The outcomes for top-box and top-two-box were similar, but the magnitudes of the differences were attenuated for top-two-box relative to top-box results. The only clearly significant difference was for top-box scores from the hard task (p < .01), while the only clearly nonsignificant difference was for top-two-box scores from the easy task (p < .35).
We can see the interaction effect in Figure 4, which shows the full response distributions for these comparisons. In particular, notice Tile B where the top-box score (Very Easy) differed by 9.9 points for the hard task.
Analysis of Initial Ratings Only (Between-Subjects Analyses)
To remove possible carryover effects from our experimental design from the multiple ratings, we looked at just the initial ratings by each participant.
The SEQ distributions for initial ratings showed a similar but stronger pattern as we saw with the full sample, especially for the hard task. Figure 5 shows the top-box and top-two-box analyses.
Again, we see strong visual evidence of an interaction effect. Notice the separation of the points on the hard task.
Table 2 confirms the interaction effect is statistically significant for top-box and top-two-box scores for the hard task.
|Task Type||Box Type||z||p||d||lower||upper|
Table 2: Standard vs. alternate comparisons of extreme Easy response percentages for easy and hard tasks (initial ratings).
Figure 6 shows the full response distributions for the between-subjects (initial ratings) portion of the data. Again, notice the large separation in ratings between the standard and alternate for the Very Easy rating in Panel B for the hard task—a substantial 16-point difference.
These analyses demonstrated an interaction between SEQ format and task difficulty. Top-box and top-two-box percentages were almost the same for both formats in the easy task but were significantly different in the hard task. But why?
Was There Evidence of a Left-Side Bias?
So, we have evidence of differences in extreme SEQ ratings of Easy when a task is difficult, but is there any evidence that this might be due to or at least influenced by a left-side bias?
Because the experimental design for this study was balanced, one way to check for a left-side bias is to ignore everything about SEQ format and task context, and just count the number of selections of 1 and 7 across all the data. If there’s a consistent left-side bias, there should be more selections of 1 than 7.
Because each participant in the study provided two SEQ ratings, there were a total of 602 SEQ ratings. Of those 602 ratings, there were 152 selections of 1 (25.25%) and 151 selections of 7 (25.08%), a difference of just 0.17%.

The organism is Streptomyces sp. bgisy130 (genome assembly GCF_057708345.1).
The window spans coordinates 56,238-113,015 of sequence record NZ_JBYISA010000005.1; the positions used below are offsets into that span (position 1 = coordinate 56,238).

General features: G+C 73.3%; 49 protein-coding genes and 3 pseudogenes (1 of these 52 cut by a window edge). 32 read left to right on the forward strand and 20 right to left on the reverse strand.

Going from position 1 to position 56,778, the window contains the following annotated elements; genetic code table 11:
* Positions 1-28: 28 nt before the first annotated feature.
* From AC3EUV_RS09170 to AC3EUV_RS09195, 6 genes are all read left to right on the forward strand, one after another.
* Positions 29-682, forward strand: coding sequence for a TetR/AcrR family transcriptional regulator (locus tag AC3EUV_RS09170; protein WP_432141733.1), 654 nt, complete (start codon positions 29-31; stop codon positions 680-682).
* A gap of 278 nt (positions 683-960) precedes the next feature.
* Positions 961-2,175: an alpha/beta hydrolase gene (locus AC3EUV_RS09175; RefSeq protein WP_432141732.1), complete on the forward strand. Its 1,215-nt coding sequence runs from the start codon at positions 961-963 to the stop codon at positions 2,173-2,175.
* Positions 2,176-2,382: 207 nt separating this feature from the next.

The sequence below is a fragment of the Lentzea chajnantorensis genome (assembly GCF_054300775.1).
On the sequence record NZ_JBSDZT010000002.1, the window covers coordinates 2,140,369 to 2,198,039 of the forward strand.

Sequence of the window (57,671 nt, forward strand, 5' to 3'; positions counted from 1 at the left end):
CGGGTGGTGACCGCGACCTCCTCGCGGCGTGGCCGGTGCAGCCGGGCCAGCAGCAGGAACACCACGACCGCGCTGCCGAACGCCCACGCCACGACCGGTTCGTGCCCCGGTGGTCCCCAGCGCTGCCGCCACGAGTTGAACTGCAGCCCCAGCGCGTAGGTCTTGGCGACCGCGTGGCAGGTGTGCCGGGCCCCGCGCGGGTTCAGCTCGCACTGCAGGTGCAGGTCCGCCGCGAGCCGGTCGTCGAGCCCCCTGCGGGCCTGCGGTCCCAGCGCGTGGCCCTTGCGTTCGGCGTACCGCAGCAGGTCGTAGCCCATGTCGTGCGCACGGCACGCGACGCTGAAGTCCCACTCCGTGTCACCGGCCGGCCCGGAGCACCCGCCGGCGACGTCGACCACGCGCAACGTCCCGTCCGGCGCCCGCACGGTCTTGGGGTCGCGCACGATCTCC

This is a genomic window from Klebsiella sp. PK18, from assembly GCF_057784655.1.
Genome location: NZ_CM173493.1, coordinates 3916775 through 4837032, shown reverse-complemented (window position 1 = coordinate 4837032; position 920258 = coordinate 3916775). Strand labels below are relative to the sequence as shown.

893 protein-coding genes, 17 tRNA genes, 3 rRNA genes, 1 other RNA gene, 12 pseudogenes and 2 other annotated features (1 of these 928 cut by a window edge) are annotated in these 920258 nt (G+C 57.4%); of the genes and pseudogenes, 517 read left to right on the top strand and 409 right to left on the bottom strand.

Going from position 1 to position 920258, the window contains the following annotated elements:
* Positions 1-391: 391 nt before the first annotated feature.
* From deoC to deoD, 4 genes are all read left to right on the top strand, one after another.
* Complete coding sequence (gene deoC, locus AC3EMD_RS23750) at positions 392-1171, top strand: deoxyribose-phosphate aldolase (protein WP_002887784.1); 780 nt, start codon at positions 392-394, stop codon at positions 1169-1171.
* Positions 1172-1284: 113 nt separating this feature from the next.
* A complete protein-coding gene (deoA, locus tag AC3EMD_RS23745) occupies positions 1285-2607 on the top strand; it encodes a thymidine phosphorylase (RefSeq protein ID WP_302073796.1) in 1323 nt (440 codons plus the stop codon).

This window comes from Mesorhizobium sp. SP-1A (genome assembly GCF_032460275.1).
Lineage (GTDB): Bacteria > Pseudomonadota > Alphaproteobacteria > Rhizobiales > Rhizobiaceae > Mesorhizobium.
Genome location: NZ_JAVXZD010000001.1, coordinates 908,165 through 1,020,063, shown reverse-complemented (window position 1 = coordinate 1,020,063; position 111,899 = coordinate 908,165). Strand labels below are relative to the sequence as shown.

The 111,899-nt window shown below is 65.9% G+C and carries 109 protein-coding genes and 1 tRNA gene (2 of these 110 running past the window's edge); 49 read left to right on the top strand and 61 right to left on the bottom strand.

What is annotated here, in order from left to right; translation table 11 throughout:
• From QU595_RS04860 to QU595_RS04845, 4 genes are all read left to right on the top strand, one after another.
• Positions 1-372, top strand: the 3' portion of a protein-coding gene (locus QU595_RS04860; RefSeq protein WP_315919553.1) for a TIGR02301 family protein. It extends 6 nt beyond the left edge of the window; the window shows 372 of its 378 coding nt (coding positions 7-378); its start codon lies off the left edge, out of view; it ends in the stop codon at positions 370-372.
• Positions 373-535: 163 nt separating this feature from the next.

Focusing on just the 301 initial ratings, we found 75 selections of 1 (24.92%) and 80 selections of 7 (26.58%). Not only is this difference not statistically significant (N−1 Two-Proportion Test: z = 0.47, p = .64, observed difference = 1.66% with 95% confidence interval from −5.3 to 8.6%), there were more selections of 7 than 1—the opposite of what you would expect if a robust left-side bias was present.
This pattern is also evident in Figure 5, which showed no difference in initial selection frequency for 1 and 7 for the easy task, but significantly more selection of 7 than 1 for the hard task.
What’s Causing the Interaction Effect?
If left-side or right-side (acquiescence) biases aren’t good explanations, what could be causing the interaction effect between versions? We’re not quite sure, but we do see something happening.
When tasks are harder, participants appear to be more repelled by the Very Easy (1) option on the left side and/or attracted by the Very Difficult (7) option on the right side. We’ll look to isolate these effects in future studies.
Summary and Takeaways
Following up on our earlier analysis of mean SEQ from this experiment, which found that the differences in SEQ format did not significantly or consistently affect SEQ means, overall or when analyzed by task difficulty, for either within- or between-subjects analyses, we turned our attention to frequency analyses.
When combining data across all the conditions other than SEQ format (Figure 2), the distributions of response frequencies were very close. However, when we looked for interactions in response frequency as a function of task difficulty, we found a consistently significant difference in the selections of extreme responses of Very Easy (“top-box”) when the task was difficult (Figure 5). Additional analyses eliminated the hypothetical left-side bias as a potential contributor to the significant differences.
If there’s no left-side bias in play, then how might we account for this difference in response distributions of Very Easy between the SEQ formats when tasks are hard? There’s no compelling justification for hypothesizing a right-side bias. Any acquiescence bias should also be evenly distributed across this experimental design, so that’s not an answer. There is always the possibility that despite its statistical significance in this experiment, it was a fluke (Type I error), which can only be investigated through replication. Whether or not we can explain it, the effect was consistent in this data.
Takeaway 1: UX practitioners can consider these SEQ formats to be “mean equivalent.” In other words, as long as your key dependent measure is the mean of the SEQ, you should get the same result with either format.
Takeaway 2: UX practitioners should not consider these SEQ formats to be “distribution equivalent.” If your key dependent measure will be a top-box or top-two-box score based on SEQ ratings, then you can’t count on getting the same result with the different formats, especially if your tasks tend to be difficult.
Takeaway 3: Unless there is a compelling reason to do otherwise (e.g., comparison with historical data), we recommend using the standard format for SEQ response options (Difficult–Easy). This will improve the consistency of UX measurement, and we know from experience that communicating with stakeholders is easier when higher numbers represent a better outcome.